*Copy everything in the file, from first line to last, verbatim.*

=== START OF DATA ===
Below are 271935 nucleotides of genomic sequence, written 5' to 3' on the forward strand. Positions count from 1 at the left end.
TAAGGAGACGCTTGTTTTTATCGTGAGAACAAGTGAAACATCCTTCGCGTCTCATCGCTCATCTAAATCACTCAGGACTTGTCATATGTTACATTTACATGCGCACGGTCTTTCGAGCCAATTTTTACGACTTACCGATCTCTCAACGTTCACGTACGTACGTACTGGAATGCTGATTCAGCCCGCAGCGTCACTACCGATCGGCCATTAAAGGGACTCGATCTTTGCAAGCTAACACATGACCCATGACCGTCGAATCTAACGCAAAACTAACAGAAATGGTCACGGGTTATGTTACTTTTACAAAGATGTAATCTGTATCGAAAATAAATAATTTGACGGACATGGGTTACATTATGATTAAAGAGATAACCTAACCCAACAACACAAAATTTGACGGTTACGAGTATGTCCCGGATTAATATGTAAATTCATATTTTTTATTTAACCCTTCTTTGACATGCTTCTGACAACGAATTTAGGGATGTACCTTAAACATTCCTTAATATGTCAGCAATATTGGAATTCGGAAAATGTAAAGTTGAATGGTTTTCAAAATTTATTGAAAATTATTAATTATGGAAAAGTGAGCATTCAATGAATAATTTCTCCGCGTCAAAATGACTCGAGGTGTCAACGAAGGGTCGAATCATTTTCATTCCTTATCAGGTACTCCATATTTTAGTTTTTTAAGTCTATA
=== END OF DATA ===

Below are 271935 nucleotides of genomic sequence, written 5' to 3' on the forward strand. Positions count from 1 at the left end.
TAAGGAGACGCTTGTTTTTATCGTGAGAACAAGTGAAACATCCTTCGCGTCTCATCGCTCATCTAAATCACTCAGGACTTGTCATATGTTACATTTACATGCGCACGGTCTTTCGAGCCAATTTTTACGACTTACCGATCTCTCAACGTTCACGTACGTACGTACTGGAATGCTGATTCAGCCCGCAGCGTCACTACCGATCGGCCATTAAAGGGACTCGATCTTTGCAAGCTAACACATGACCCATGACCGTCGAATCTAACGCAAAACTAACAGAAATGGTCACGGGTTATGTTACTTTTACAAAGATGTAATCTGTATCGAAAATAAATAATTTGACGGACATGGGTTACATTATGATTAAAGAGATAACCTAACCCAACAACACAAAATTTGACGGTTACGAGTATGTCCCGGATTAATATGTAAATTCATATTTTTTATTTAACCCTTCTTTGACATGCTTCTGACAACGAATTTAGGGATGTACCTTAAACATTCCTTAATATGTCAGCAATATTGGAATTCGGAAAATGTAAAGTTGAATGGTTTTCAAAATTTATTGAAAATTATTAATTATGGAAAAGTGAGCATTCAATGAATAATTTCTCCGCGTCAAAATGACTCGAGGTGTCAACGAAGGGTCGAATCATTTTCATTCCTTATCAGGTACTCCATATTTTAGTTTTTTAAGTCTATA